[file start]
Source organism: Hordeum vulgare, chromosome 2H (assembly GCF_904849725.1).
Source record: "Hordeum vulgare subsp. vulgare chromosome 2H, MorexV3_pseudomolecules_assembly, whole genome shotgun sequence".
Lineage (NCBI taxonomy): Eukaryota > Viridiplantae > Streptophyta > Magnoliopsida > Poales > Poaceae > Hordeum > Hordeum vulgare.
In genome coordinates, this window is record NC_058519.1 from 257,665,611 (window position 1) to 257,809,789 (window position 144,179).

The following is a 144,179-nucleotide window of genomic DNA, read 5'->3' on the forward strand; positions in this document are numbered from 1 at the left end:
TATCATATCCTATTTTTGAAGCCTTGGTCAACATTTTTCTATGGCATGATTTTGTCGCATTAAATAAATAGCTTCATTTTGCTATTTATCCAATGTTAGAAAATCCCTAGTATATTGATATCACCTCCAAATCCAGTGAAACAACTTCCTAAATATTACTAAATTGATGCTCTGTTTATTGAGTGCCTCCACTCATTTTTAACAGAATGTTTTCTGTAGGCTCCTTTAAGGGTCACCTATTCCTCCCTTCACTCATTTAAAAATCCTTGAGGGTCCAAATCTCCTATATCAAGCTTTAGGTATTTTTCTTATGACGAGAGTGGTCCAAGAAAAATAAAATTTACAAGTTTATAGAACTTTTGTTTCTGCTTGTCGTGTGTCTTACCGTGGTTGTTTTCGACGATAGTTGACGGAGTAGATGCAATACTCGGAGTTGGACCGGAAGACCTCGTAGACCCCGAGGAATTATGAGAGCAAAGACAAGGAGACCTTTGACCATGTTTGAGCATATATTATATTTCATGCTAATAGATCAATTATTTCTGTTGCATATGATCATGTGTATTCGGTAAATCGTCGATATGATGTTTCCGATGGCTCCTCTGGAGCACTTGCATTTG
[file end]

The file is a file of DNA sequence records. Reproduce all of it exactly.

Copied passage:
Source organism: Hordeum vulgare, chromosome 2H (assembly GCF_904849725.1).
Source record: "Hordeum vulgare subsp. vulgare chromosome 2H, MorexV3_pseudomolecules_assembly, whole genome shotgun sequence".
Lineage (NCBI taxonomy): Eukaryota > Viridiplantae > Streptophyta > Magnoliopsida > Poales > Poaceae > Hordeum > Hordeum vulgare.
In genome coordinates, this window is record NC_058519.1 from 257,665,611 (window position 1) to 257,809,789 (window position 144,179).

The following is a 144,179-nucleotide window of genomic DNA, read 5'->3' on the forward strand; positions in this document are numbered from 1 at the left end:
TATCATATCCTATTTTTGAAGCCTTGGTCAACATTTTTCTATGGCATGATTTTGTCGCATTAAATAAATAGCTTCATTTTGCTATTTATCCAATGTTAGAAAATCCCTAGTATATTGATATCACCTCCAAATCCAGTGAAACAACTTCCTAAATATTACTAAATTGATGCTCTGTTTATTGAGTGCCTCCACTCATTTTTAACAGAATGTTTTCTGTAGGCTCCTTTAAGGGTCACCTATTCCTCCCTTCACTCATTTAAAAATCCTTGAGGGTCCAAATCTCCTATATCAAGCTTTAGGTATTTTTCTTATGACGAGAGTGGTCCAAGAAAAATAAAATTTACAAGTTTATAGAACTTTTGTTTCTGCTTGTCGTGTGTCTTACCGTGGTTGTTTTCGACGATAGTTGACGGAGTAGATGCAATACTCGGAGTTGGACCGGAAGACCTCGTAGACCCCGAGGAATTATGAGAGCAAAGACAAGGAGACCTTTGACCATGTTTGAGCATATATTATATTTCATGCTAATAGATCAATTATTTCTGTTGCATATGATCATGTGTATTCGGTAAATCGTCGATATGATGTTTCCGATGGCTCCTCTGGAGCACTTGCATTTG